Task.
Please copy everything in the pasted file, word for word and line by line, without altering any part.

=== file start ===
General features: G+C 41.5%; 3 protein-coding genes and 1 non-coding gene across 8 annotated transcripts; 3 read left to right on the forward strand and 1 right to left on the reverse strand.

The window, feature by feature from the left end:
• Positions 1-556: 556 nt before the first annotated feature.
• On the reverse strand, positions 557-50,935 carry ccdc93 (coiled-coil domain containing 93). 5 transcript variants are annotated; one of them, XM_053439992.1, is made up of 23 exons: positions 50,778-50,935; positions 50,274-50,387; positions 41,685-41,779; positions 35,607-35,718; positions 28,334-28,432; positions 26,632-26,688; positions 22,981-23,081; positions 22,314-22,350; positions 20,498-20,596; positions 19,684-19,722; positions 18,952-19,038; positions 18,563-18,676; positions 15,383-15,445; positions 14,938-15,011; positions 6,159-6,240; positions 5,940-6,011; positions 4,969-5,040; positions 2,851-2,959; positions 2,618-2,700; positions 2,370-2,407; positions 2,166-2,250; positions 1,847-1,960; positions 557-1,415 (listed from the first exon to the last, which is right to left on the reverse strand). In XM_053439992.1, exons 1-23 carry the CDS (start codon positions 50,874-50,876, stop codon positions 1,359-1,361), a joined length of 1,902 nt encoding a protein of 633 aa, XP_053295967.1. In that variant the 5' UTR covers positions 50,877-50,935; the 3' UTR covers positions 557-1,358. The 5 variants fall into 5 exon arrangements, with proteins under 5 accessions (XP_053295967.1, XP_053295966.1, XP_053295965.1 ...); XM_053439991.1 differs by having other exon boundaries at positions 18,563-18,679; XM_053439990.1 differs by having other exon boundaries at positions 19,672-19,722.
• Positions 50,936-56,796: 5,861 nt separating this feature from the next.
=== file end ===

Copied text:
General features: G+C 41.5%; 3 protein-coding genes and 1 non-coding gene across 8 annotated transcripts; 3 read left to right on the forward strand and 1 right to left on the reverse strand.

The window, feature by feature from the left end:
• Positions 1-556: 556 nt before the first annotated feature.
• On the reverse strand, positions 557-50,935 carry ccdc93 (coiled-coil domain containing 93). 5 transcript variants are annotated; one of them, XM_053439992.1, is made up of 23 exons: positions 50,778-50,935; positions 50,274-50,387; positions 41,685-41,779; positions 35,607-35,718; positions 28,334-28,432; positions 26,632-26,688; positions 22,981-23,081; positions 22,314-22,350; positions 20,498-20,596; positions 19,684-19,722; positions 18,952-19,038; positions 18,563-18,676; positions 15,383-15,445; positions 14,938-15,011; positions 6,159-6,240; positions 5,940-6,011; positions 4,969-5,040; positions 2,851-2,959; positions 2,618-2,700; positions 2,370-2,407; positions 2,166-2,250; positions 1,847-1,960; positions 557-1,415 (listed from the first exon to the last, which is right to left on the reverse strand). In XM_053439992.1, exons 1-23 carry the CDS (start codon positions 50,874-50,876, stop codon positions 1,359-1,361), a joined length of 1,902 nt encoding a protein of 633 aa, XP_053295967.1. In that variant the 5' UTR covers positions 50,877-50,935; the 3' UTR covers positions 557-1,358. The 5 variants fall into 5 exon arrangements, with proteins under 5 accessions (XP_053295967.1, XP_053295966.1, XP_053295965.1 ...); XM_053439991.1 differs by having other exon boundaries at positions 18,563-18,679; XM_053439990.1 differs by having other exon boundaries at positions 19,672-19,722.
• Positions 50,936-56,796: 5,861 nt separating this feature from the next.